Much of what he says, to me, sounds almost always right.

He is the only one who defies the ‘MacKinnon test’, and for the right reasons.

[4].  This is all BBC. And to them goes all the credit

See, in the following BBC interview, what Lord Sumption thinks about how the UK authorities are dealing with the coronavirus pandemic.

I thought you should know about it.

The Interviewer is the BBC journalist, Johnny Dymond.

It was published on March 30, 2020, during a programme known as ‘BBC World at One’.

I think BBC did an admirable job.

You can find it here.

[5].  Here is the Interview, in full, from paragraphs 6 to 11

 

[6]. A hysterical slide into a police state…

Dymond:  ‘A hysterical slide into a police state, a shameful police force intruding with scant regard to common sense or tradition and irrational overreaction driven by fear. These are not the accusation of wild-eyed campaigners. They come from the lips of one of our most eminent jurists, Lord Sumption, former justice of the Supreme Court.’

Dymond: ‘I spoke to him about his concerns before we came on air:-’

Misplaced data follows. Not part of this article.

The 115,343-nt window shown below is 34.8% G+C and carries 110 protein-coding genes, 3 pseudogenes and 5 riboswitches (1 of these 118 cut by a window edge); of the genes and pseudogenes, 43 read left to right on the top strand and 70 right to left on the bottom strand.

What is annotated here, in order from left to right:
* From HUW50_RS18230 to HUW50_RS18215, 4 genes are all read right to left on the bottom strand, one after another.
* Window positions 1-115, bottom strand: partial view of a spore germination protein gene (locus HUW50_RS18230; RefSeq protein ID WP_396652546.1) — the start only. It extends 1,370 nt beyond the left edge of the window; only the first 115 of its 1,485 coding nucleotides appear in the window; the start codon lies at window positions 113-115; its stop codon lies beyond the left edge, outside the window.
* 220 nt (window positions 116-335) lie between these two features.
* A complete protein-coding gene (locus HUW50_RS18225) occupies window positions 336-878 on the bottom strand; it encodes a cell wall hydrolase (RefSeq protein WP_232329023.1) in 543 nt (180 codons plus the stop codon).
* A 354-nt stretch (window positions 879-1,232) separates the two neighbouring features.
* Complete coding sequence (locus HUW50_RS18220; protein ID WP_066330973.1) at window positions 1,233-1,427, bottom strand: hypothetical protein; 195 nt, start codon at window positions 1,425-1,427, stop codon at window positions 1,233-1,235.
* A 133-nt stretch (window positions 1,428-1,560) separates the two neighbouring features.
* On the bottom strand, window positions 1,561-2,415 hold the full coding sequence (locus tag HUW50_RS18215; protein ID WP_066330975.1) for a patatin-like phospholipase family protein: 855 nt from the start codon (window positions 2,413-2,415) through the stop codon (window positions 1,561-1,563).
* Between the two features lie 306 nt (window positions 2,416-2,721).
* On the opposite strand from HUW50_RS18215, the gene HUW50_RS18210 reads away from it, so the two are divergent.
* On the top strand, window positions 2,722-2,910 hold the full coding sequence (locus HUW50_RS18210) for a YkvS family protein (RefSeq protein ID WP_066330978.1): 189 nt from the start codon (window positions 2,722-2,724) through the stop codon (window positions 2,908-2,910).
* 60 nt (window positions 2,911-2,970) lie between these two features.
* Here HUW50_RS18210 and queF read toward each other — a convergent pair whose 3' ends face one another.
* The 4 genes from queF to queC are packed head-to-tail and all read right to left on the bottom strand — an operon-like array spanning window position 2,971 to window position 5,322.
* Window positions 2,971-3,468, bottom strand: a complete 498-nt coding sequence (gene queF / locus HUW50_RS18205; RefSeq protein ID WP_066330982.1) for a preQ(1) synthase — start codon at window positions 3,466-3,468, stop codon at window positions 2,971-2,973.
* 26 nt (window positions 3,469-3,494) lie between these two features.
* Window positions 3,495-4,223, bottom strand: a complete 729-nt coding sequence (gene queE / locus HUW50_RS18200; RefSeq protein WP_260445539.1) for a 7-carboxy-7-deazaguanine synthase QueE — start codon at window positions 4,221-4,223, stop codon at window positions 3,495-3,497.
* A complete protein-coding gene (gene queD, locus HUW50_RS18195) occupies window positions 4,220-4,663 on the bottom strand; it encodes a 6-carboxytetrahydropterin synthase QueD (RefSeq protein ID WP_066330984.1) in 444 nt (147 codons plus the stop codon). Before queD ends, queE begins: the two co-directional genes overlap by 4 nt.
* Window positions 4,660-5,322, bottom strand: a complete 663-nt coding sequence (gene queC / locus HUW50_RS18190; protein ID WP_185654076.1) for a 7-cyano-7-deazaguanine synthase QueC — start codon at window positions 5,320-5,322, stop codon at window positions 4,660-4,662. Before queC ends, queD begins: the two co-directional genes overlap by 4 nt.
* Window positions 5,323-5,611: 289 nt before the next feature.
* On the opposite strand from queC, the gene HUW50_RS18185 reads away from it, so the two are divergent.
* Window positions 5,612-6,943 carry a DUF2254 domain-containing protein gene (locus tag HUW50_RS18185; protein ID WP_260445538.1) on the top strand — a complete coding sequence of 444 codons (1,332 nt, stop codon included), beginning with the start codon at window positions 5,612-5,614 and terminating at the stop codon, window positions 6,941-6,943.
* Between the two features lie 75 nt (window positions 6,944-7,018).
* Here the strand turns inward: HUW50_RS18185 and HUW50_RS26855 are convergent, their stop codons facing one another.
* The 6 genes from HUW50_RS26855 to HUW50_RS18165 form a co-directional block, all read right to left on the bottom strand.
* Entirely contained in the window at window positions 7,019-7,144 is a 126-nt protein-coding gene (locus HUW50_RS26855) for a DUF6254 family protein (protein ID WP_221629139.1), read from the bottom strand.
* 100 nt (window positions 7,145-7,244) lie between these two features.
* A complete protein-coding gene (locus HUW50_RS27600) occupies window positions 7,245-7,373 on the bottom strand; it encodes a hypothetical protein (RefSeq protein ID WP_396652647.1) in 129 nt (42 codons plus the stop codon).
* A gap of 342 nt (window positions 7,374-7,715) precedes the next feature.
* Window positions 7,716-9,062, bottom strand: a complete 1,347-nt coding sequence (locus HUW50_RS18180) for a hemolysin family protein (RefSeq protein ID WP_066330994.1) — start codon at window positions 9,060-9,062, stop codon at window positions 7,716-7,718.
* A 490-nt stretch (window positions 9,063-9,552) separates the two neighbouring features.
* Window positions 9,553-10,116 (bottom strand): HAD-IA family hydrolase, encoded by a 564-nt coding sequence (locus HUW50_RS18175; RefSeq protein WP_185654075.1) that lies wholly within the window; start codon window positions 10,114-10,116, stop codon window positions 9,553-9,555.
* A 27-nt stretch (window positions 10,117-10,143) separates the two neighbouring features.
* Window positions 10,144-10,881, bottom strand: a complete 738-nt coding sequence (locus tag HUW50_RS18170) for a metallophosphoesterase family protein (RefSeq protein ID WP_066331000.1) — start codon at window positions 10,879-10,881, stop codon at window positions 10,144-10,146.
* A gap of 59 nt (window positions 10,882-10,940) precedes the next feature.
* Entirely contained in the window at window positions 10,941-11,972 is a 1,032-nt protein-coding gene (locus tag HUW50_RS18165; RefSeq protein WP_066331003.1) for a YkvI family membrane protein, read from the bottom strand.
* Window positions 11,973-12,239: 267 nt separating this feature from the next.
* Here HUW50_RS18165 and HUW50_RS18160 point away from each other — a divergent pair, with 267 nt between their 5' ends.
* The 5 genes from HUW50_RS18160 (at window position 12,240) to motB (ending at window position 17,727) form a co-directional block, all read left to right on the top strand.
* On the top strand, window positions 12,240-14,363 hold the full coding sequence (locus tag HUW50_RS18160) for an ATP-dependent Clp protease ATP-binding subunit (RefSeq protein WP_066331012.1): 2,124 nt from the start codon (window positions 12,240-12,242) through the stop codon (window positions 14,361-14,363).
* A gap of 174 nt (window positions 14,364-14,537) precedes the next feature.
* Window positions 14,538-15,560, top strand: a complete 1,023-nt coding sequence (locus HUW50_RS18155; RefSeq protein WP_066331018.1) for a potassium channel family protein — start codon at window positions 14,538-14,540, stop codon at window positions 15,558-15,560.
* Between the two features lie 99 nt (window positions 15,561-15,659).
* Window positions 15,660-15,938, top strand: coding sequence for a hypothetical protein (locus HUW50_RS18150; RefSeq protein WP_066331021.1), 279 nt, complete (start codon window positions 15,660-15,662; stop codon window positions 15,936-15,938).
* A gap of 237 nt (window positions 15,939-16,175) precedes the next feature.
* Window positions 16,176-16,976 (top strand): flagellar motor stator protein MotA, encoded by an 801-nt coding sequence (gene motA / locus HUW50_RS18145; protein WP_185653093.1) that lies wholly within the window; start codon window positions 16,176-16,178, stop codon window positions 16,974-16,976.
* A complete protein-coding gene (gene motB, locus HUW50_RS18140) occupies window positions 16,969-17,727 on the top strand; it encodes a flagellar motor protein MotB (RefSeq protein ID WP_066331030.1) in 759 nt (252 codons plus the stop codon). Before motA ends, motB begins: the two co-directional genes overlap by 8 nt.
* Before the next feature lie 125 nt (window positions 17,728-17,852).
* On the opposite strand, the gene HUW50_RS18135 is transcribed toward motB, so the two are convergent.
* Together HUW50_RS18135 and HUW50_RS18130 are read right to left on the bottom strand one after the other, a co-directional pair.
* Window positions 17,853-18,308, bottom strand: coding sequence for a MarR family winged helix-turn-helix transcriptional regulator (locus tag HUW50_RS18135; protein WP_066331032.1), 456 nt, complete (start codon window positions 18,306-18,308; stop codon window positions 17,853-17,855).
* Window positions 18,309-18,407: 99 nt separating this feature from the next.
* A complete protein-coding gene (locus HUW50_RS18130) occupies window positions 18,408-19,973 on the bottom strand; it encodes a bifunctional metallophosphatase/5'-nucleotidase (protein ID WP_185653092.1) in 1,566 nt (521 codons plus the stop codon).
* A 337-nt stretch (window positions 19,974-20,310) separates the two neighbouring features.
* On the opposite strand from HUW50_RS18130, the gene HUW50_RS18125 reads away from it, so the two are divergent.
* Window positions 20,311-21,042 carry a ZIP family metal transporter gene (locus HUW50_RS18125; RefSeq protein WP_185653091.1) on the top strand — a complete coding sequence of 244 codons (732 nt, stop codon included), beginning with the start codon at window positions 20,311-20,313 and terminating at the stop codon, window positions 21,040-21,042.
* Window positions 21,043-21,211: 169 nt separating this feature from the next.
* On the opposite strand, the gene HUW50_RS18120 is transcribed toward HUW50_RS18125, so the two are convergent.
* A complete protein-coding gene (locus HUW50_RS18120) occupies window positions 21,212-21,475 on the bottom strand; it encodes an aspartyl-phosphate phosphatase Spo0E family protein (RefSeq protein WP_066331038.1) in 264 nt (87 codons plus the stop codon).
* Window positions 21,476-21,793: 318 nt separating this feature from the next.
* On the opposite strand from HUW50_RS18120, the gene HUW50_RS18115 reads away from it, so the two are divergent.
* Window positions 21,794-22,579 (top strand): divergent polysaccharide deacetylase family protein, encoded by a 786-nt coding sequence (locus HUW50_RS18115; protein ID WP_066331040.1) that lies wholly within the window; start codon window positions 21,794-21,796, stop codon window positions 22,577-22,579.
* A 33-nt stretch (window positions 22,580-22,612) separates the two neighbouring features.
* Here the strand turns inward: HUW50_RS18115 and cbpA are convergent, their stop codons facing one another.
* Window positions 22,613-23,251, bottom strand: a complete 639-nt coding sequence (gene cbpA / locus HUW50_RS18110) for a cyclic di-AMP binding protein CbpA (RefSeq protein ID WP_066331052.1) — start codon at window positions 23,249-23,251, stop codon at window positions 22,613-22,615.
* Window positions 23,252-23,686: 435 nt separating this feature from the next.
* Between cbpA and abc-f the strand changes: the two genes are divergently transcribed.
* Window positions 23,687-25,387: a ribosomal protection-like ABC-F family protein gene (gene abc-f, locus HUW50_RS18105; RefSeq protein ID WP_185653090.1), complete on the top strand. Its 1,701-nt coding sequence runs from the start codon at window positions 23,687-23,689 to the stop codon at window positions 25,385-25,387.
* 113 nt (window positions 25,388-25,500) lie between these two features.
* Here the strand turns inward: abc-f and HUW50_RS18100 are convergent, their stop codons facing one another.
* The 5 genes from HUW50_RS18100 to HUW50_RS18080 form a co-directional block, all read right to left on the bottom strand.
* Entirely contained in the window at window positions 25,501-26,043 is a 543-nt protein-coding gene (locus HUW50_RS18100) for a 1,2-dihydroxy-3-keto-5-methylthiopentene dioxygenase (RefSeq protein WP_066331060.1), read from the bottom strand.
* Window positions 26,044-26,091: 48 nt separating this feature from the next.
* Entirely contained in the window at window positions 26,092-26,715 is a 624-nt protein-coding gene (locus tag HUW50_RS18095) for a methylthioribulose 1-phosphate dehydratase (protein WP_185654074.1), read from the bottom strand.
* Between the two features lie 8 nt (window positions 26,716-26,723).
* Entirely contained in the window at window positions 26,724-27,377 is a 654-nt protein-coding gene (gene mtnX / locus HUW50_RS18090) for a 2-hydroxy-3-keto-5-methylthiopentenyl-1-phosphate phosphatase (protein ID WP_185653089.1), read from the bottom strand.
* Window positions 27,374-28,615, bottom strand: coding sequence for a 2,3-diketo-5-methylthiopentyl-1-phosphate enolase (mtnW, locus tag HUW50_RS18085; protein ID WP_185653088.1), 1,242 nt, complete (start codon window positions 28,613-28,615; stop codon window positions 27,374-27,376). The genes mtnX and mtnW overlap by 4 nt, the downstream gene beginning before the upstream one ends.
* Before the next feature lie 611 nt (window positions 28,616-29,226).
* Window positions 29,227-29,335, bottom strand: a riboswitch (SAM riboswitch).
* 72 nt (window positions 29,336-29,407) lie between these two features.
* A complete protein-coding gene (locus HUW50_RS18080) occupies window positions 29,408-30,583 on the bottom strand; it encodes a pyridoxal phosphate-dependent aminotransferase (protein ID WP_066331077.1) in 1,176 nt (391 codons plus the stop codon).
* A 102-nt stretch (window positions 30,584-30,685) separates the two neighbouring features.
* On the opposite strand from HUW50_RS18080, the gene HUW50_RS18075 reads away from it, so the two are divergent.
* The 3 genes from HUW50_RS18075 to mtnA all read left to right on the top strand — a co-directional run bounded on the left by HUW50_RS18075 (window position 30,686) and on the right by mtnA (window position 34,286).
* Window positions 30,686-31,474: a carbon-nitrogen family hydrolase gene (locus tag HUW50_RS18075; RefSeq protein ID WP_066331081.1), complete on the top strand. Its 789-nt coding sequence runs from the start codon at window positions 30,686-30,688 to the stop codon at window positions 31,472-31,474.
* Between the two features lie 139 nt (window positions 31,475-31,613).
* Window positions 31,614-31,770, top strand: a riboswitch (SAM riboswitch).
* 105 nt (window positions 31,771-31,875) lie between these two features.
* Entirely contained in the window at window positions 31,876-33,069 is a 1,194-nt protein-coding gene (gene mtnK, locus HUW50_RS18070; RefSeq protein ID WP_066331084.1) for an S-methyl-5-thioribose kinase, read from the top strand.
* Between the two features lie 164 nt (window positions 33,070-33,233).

Lord Sumption:  ‘The real problem is when human society lose their freedom, it is not usually because tyrants have taken it away, it is usually because people willingly surrender their freedom in return for protection against some external threat. And the threat is usually a real threat, but usually exaggerated, and that’s what I fear we are seeing now.’

‘The pressure on politicians has come from the public, they want action, they don’t pause to ask whether the action will work, they don’t ask themselves whether the cost will be worth paying, they want action anyway.’

‘Anyone who has studied history, will recognise here the classic symptom of collective hysteria.’

‘Hysteria is infectious, we are working ourselves out into a lather, in which we exaggerate the threat and stop asking ourselves whether the cure may be worse than the disease.’

[7].  DymondAt a time like this, as you acknowledge citizens do look to the state for protection, for assistance, we shouldn’t be surprised then if the state takes on new powers if it responds that is what it has been asked to do, almost demanded of it?

Lord Sumption:   ‘Yes, that is absolutely true, we should not be surprised but we have to recognise that this is how societies becomes despotisms. And we also have to recognise that this is a process which leads naturally to exaggeration. The symptoms of coronavirus are clearly serious for those with other  significant medical conditions especially if they are old. There are exceptional cases in which they have struck young people down which would have a lot of publicity but the numbers are pretty small.